## Differential Equations.

Limits, differentiation, related rates, integration, trig integrals, etc.
sepoto
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Joined: Thu Sep 19, 2013 3:38 am
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### Differential Equations.

I am studying differential equations and I have a question about whats in my lecture notes. Here is a link to the lecture notes:

http://sdrv.ms/1gYECTo

a) $(\frac{d}{dx}+x)y=0$
--------------
b) $(\frac{dy}{dx}+xy)=0$

In the first equation above a) I am trying to get a handle on what is meant by having "d/dx" and "x" on the same side of the equation. I know that the derivative of "x" is "1" by the power rule. So then could the first equation above a) not reduce to:

$(1+x)y=0$

or is something different meant by the use of "d/dx"?

Thanks for any responses...

nona.m.nona
Posts: 288
Joined: Sun Dec 14, 2008 11:07 pm
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### Re: Differential Equations.

I am studying differential equations and I have a question about whats in my lecture notes. Here is a link to the lecture notes:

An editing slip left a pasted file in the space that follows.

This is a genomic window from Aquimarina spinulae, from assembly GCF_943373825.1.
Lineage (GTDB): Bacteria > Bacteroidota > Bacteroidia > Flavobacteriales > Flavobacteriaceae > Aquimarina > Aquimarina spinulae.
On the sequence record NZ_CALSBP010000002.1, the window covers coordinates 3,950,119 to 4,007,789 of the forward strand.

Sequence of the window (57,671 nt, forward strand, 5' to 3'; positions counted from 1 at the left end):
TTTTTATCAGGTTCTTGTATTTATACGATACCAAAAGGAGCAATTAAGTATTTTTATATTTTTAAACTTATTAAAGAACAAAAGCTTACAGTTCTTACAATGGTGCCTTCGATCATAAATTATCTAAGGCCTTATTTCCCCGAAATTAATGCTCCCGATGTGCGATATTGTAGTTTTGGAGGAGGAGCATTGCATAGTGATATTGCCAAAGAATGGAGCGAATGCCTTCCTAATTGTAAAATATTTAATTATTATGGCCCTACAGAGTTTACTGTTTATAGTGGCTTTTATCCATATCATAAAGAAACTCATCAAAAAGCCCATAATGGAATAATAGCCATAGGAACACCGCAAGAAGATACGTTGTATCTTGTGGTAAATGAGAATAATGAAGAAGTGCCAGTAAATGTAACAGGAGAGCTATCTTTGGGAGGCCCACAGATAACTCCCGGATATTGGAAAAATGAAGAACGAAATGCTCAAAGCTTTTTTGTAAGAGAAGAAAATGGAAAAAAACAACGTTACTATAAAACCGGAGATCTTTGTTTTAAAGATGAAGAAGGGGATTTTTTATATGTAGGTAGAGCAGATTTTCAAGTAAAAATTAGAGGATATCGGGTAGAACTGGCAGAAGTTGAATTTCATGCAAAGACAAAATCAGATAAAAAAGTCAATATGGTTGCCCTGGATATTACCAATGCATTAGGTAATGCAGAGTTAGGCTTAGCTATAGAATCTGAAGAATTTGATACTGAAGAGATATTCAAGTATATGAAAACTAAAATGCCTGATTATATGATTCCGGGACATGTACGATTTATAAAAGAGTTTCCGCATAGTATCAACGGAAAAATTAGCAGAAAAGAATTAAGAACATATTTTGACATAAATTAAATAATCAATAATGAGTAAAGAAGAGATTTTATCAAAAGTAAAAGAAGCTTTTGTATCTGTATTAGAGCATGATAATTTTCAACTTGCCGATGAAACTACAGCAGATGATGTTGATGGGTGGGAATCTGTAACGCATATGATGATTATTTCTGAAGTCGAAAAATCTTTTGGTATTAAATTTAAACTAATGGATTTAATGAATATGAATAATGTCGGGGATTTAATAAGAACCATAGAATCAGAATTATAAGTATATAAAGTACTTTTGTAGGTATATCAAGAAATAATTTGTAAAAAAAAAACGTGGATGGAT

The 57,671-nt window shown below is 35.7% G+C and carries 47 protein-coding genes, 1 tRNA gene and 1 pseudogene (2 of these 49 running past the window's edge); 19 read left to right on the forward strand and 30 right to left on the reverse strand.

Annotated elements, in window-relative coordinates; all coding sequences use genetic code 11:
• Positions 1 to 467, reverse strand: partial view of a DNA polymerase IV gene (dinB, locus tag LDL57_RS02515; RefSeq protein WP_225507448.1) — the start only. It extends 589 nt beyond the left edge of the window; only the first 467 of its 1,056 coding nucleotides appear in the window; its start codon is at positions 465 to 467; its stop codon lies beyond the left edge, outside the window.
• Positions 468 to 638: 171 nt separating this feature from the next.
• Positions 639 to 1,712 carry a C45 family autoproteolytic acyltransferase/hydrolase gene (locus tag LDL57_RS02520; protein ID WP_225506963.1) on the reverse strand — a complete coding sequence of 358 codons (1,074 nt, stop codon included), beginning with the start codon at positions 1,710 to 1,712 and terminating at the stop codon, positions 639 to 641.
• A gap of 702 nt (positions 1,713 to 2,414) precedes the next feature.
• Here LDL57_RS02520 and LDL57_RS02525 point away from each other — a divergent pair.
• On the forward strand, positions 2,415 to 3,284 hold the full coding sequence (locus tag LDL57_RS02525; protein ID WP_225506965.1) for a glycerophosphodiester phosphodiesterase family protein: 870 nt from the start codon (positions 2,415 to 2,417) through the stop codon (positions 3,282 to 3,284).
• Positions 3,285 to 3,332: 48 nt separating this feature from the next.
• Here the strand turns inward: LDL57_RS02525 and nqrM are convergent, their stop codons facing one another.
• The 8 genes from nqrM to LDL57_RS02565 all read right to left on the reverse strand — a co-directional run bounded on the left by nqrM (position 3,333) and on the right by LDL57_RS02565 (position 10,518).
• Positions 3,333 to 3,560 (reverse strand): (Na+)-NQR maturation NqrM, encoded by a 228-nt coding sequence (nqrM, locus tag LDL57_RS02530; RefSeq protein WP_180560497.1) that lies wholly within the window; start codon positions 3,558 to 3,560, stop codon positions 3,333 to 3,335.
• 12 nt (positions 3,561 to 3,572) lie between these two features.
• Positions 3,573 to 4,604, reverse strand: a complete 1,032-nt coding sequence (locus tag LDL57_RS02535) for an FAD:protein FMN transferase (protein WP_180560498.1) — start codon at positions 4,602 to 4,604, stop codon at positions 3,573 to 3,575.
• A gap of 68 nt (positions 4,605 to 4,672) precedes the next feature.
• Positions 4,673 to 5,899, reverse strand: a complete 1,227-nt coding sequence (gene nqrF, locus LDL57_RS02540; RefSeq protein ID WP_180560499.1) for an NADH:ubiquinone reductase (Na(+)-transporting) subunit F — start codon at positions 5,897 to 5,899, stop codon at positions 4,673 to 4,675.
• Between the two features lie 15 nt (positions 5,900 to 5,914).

MIT OpenCourseWare 18.01 Single Variable Calculus Fall 2006

a) $(\frac{d}{dx}+x)y=0$
--------------
b) $(\frac{dy}{dx}+xy)=0$

In the first equation above a) I am trying to get a handle on what is meant by having "d/dx" and "x" on the same side of the equation. I know that the derivative of "x" is "1" by the power rule. So then could the first equation above a) not reduce to:

$(1+x)y=0$

or is something different meant by the use of "d/dx"?
The "d/dx" is meant to apply (after "multiplication") to the y being multiplied on the right. The "d/dx" is not operating on the x within the grouping symbols, because the expression is "d/dx + x" rather than "dx/dx".

For further information on this sort of manipulation of the infinitesimals, try "the differential" (a discussion) and "Teaching Differentials as Fractions".